On the other hand, the Food & Drug Administration has fewer than one full-time staff person overseeing the bottled water industry. The agency requires four empty bottles to be tested for bacteria once every three months and a sample of water to be tested after filtration and before bottling once a week. Bottled water is never tested after bottling and storage, and it is never tested for the chemicals that can leech from the plastic bottle into the water.
And even if FDA wanted to regulate bottled water more stringently, its hands are tied. The agency oversees only interstate sales of bottled water, which are less than half, 30 percent to 40 percent, of all bottled water produced in the United States.
The bottled water record is the model of economic inefficiency and environmental damage from beginning to end.
Producing a 20-ounce bottle of water can require as much as 60 ounces of water. What‚ more, the production and transportation of plastics takes a significant toll on the environment. Annual U.S. plastic bottle production requires more than 17 million barrels of oil, enough to fuel one million vehicles on our roads each year. But that‚ just to make the bottles. The energy used to pump, process, transport and refrigerate bottled water amounts to 50 million barrels of oil, enough to run 3 million cars.
What are the larger implications of using and burning all that energy? For one thing, bottling water produces more than 2.5 million tons of carbon dioxide annually. And that contributes to the ongoing crisis of global climate change.
Unfortunately, the bad news doesn’t stop after the last drop is drained from the bottle. About 86 percent of the empty plastic water bottles in the United States land in the garbage instead of being recycled. That amounts to about two million tons of PET plastic bottles piling up in U.S. landfills each year. Single serve water bottles and other beverage containers, often used on the go, are recycled at a lower rate than containers typically used at home.
The environmentally destructive footprint of the bottled water industry forms part of the frightening industrial waste scenario that threatens our country and the world. According to a recent report from the Institute for Local Self Reliance, Global Alliance for Incinerator Alternatives and Eco-Cycle: “Wasting directly impacts climate change because it is directly linked to global resource extraction, transportation, processing and manufacturing. When we minimize waste, we can reduce greenhouse gas emissions in sectors that together represent 36.7% of all U.S. greenhouse gas emissions.”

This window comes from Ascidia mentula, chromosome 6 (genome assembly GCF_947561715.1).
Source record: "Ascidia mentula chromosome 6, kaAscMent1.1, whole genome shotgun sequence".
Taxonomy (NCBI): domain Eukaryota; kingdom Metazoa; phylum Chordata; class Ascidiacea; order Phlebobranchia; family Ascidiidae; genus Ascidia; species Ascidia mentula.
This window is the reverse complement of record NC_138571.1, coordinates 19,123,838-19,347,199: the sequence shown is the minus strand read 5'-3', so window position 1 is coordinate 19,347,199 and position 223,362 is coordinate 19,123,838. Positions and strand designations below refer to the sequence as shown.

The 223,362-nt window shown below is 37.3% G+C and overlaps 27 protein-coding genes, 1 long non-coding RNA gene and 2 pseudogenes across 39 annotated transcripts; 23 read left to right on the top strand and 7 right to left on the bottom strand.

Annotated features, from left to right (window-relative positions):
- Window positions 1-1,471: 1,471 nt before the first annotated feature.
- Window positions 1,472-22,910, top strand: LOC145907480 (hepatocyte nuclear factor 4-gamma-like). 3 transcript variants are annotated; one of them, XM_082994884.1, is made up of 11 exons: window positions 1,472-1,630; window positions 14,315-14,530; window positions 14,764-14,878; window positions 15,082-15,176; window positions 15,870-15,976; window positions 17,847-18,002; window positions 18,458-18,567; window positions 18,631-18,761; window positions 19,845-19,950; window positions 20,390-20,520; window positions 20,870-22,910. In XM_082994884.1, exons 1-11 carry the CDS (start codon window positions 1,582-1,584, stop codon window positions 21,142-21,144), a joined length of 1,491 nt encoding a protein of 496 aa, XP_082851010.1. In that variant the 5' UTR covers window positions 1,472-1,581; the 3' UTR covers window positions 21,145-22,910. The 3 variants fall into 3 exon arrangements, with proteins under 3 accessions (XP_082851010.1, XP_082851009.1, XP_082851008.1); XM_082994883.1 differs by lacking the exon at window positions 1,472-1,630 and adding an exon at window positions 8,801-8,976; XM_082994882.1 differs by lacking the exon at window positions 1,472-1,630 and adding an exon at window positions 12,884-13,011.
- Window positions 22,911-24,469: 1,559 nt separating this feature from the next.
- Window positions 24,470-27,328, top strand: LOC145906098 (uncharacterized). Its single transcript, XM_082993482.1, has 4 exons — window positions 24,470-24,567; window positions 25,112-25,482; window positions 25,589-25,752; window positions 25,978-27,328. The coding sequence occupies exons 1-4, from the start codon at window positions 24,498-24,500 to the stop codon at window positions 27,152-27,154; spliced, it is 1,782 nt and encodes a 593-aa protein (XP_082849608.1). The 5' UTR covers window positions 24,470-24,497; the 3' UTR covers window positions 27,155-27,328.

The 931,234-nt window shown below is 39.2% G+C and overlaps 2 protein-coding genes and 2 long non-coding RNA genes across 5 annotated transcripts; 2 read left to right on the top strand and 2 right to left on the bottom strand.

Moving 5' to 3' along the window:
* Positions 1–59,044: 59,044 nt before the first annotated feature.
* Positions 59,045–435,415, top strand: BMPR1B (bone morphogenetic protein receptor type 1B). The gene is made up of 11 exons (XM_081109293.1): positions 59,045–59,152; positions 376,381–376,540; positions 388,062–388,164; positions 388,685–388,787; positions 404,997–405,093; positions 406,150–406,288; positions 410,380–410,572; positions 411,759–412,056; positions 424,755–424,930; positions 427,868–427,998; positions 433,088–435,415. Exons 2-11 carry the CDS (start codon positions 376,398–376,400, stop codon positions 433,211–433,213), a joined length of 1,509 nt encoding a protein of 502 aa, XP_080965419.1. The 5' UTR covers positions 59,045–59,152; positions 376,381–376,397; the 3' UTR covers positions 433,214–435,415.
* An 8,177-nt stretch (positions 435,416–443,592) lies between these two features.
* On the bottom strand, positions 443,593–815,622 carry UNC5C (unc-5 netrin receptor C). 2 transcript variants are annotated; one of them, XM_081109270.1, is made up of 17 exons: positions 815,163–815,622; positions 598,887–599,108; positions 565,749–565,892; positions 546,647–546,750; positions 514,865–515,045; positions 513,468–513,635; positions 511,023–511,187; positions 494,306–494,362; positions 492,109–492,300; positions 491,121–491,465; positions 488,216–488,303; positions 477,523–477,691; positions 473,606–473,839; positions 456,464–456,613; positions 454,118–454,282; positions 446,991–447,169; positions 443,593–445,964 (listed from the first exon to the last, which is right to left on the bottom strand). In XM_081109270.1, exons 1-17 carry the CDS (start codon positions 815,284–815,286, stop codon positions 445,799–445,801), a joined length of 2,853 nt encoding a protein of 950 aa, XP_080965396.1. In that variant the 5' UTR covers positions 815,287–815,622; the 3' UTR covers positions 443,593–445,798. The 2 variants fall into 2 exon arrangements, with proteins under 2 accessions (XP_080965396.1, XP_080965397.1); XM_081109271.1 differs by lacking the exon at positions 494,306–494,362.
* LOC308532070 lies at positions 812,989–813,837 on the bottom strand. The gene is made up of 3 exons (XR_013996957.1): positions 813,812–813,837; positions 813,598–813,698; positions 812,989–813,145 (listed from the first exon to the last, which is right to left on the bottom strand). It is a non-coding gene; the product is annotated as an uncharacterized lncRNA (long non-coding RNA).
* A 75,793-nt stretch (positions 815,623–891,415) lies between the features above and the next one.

However, we don’t have to be stuck with bottled water. U.S. tap water is as or more clean and safe than bottled water. That said, improvements always are possible. That‚ why Food & Water Watch favors better enforcement of the Clean Water Act and other federal and state laws and regulations meant to protect our source water from pollution. We also strongly urge Congress to pass a federal trust fund to provide billions of dollars over the coming decades to repair, rejuvenate and refine our drinking water and wastewater systems.
Catering that message and lots of San Francisco tap water to the 60,000 Slow Food Nation attendees was a big job, but the Food & Water Watch team of 13 employees and 35 volunteers successfully pulled it off.
Behind the scenes, Noelle Ferdon and the rest of the Food & Water Watch crew had to deal with various logistical and budget issues. For example, the San Francisco Public Utilities Commission generously donated branded compostable cups, but even with a three-month advance order, it could not guarantee more than 15,000 cups. Ferdon was concerned that might not be enough cups for all of the people expected to attend, and she didn’t want to seem elitist by offering only the Take Back the Tap stainless steel bottles for sale. It then it became a matter of training the staff and volunteers to encourage reuse of the cups. Ferdon also had Slow Food Nation encourage people to bring their own reusable bottles to refill throughout the weekend.
“We only used 15,000 cups out of 60,000 visitors,” Ferdon said. In addition, 4,000 of the Take Back the Tap bottles were sold over the course of the three-day event. They were such a hit that Slow Food Nation is selling the remaining 1,000 on its website. Food & Water Watch also is selling bottles without the Slow Food Nation logo. They can be ordered online.
In the wake of its successful water-curating project, Food & Water Watch got a call from the California Academy of Sciences about helping to facilitate its bottled water-free event. This event included use of the water station designed by SMWN, and Klean Kanteen sold stainless steel water bottles in an effort to reduce the use of cups.
Slow Food Nation “put us on the map because of the attendance and the message,” Ferdon said. ‚We got at least 2,000 signatures from people pledging to take back the tap.”